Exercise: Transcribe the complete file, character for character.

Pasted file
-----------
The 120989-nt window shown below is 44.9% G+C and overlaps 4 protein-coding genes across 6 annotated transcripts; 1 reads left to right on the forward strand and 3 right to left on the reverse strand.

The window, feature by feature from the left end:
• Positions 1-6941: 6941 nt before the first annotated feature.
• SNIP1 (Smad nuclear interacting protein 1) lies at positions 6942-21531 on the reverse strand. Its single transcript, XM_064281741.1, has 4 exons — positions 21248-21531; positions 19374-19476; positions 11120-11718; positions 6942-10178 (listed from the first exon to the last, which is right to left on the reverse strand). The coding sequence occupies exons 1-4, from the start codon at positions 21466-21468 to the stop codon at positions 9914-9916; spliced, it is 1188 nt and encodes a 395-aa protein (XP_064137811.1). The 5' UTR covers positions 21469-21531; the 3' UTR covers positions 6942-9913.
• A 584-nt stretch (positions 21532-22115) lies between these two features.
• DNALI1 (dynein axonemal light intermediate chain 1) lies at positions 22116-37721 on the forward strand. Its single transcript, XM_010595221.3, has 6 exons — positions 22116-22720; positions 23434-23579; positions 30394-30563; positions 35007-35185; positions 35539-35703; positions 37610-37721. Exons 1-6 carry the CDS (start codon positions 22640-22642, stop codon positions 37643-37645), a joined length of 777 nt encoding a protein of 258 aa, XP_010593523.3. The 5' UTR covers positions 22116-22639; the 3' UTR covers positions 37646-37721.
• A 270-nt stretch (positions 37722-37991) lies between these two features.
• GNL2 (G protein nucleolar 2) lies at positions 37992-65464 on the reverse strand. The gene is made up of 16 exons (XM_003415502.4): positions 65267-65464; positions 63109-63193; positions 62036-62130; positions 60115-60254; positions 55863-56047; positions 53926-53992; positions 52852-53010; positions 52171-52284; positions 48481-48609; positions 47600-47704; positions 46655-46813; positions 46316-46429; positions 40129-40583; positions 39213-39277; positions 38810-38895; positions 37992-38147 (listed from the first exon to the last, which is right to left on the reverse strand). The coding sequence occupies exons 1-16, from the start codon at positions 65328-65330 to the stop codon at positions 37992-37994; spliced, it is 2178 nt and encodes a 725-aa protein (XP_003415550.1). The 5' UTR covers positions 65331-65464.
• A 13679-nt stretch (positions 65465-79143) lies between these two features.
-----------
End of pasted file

The 120989-nt window shown below is 44.9% G+C and overlaps 4 protein-coding genes across 6 annotated transcripts; 1 reads left to right on the forward strand and 3 right to left on the reverse strand.

The window, feature by feature from the left end:
• Positions 1-6941: 6941 nt before the first annotated feature.
• SNIP1 (Smad nuclear interacting protein 1) lies at positions 6942-21531 on the reverse strand. Its single transcript, XM_064281741.1, has 4 exons — positions 21248-21531; positions 19374-19476; positions 11120-11718; positions 6942-10178 (listed from the first exon to the last, which is right to left on the reverse strand). The coding sequence occupies exons 1-4, from the start codon at positions 21466-21468 to the stop codon at positions 9914-9916; spliced, it is 1188 nt and encodes a 395-aa protein (XP_064137811.1). The 5' UTR covers positions 21469-21531; the 3' UTR covers positions 6942-9913.
• A 584-nt stretch (positions 21532-22115) lies between these two features.
• DNALI1 (dynein axonemal light intermediate chain 1) lies at positions 22116-37721 on the forward strand. Its single transcript, XM_010595221.3, has 6 exons — positions 22116-22720; positions 23434-23579; positions 30394-30563; positions 35007-35185; positions 35539-35703; positions 37610-37721. Exons 1-6 carry the CDS (start codon positions 22640-22642, stop codon positions 37643-37645), a joined length of 777 nt encoding a protein of 258 aa, XP_010593523.3. The 5' UTR covers positions 22116-22639; the 3' UTR covers positions 37646-37721.
• A 270-nt stretch (positions 37722-37991) lies between these two features.
• GNL2 (G protein nucleolar 2) lies at positions 37992-65464 on the reverse strand. The gene is made up of 16 exons (XM_003415502.4): positions 65267-65464; positions 63109-63193; positions 62036-62130; positions 60115-60254; positions 55863-56047; positions 53926-53992; positions 52852-53010; positions 52171-52284; positions 48481-48609; positions 47600-47704; positions 46655-46813; positions 46316-46429; positions 40129-40583; positions 39213-39277; positions 38810-38895; positions 37992-38147 (listed from the first exon to the last, which is right to left on the reverse strand). The coding sequence occupies exons 1-16, from the start codon at positions 65328-65330 to the stop codon at positions 37992-37994; spliced, it is 2178 nt and encodes a 725-aa protein (XP_003415550.1). The 5' UTR covers positions 65331-65464.
• A 13679-nt stretch (positions 65465-79143) lies between these two features.